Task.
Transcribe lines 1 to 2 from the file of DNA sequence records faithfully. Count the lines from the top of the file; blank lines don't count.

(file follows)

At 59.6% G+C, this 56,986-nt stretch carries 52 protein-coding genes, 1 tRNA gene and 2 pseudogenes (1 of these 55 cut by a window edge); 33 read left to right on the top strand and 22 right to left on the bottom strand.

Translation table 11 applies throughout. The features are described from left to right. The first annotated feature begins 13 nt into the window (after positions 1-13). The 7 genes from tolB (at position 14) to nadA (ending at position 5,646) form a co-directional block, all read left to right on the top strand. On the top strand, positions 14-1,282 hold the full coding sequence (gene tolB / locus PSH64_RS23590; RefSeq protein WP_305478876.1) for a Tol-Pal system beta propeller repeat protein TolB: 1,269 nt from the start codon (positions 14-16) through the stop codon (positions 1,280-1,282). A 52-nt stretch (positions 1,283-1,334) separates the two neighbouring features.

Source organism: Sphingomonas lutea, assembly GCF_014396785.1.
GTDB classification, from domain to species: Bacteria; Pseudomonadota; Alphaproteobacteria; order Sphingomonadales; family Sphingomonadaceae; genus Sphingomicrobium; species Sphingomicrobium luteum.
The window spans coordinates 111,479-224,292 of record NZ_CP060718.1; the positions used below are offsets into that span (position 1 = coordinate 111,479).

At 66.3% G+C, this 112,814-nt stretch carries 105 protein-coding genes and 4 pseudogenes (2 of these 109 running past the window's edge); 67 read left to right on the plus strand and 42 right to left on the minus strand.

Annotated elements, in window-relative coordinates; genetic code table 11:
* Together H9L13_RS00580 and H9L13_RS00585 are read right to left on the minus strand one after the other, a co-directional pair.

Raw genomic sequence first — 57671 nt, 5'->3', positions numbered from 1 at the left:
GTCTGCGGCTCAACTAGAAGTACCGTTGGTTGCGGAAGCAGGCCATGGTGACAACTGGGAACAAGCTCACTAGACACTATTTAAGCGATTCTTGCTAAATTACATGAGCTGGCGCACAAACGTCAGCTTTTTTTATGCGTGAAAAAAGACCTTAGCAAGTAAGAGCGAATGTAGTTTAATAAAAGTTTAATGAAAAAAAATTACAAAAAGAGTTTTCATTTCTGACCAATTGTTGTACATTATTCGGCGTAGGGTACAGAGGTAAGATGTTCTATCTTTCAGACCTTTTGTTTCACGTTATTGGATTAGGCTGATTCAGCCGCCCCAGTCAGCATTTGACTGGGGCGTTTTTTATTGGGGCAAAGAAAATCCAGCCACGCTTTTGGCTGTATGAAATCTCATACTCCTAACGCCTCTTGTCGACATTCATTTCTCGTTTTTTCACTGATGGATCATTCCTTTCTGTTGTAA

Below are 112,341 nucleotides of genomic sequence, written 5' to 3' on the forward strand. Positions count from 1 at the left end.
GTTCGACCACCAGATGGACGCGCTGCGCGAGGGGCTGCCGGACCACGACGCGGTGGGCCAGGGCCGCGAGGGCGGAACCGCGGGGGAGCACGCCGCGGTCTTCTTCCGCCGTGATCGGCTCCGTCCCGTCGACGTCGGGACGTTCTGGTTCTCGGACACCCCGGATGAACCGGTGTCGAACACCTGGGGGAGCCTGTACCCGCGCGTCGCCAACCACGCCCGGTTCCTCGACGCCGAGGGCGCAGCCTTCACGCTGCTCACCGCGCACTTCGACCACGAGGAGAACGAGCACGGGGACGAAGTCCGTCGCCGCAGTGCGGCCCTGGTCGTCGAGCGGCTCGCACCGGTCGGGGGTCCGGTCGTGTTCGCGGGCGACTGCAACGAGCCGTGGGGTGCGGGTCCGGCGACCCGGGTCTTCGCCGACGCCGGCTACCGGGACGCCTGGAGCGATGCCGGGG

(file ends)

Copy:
At 59.6% G+C, this 56,986-nt stretch carries 52 protein-coding genes, 1 tRNA gene and 2 pseudogenes (1 of these 55 cut by a window edge); 33 read left to right on the top strand and 22 right to left on the bottom strand.

Translation table 11 applies throughout. The features are described from left to right. The first annotated feature begins 13 nt into the window (after positions 1-13). The 7 genes from tolB (at position 14) to nadA (ending at position 5,646) form a co-directional block, all read left to right on the top strand. On the top strand, positions 14-1,282 hold the full coding sequence (gene tolB / locus PSH64_RS23590; RefSeq protein WP_305478876.1) for a Tol-Pal system beta propeller repeat protein TolB: 1,269 nt from the start codon (positions 14-16) through the stop codon (positions 1,280-1,282). A 52-nt stretch (positions 1,283-1,334) separates the two neighbouring features.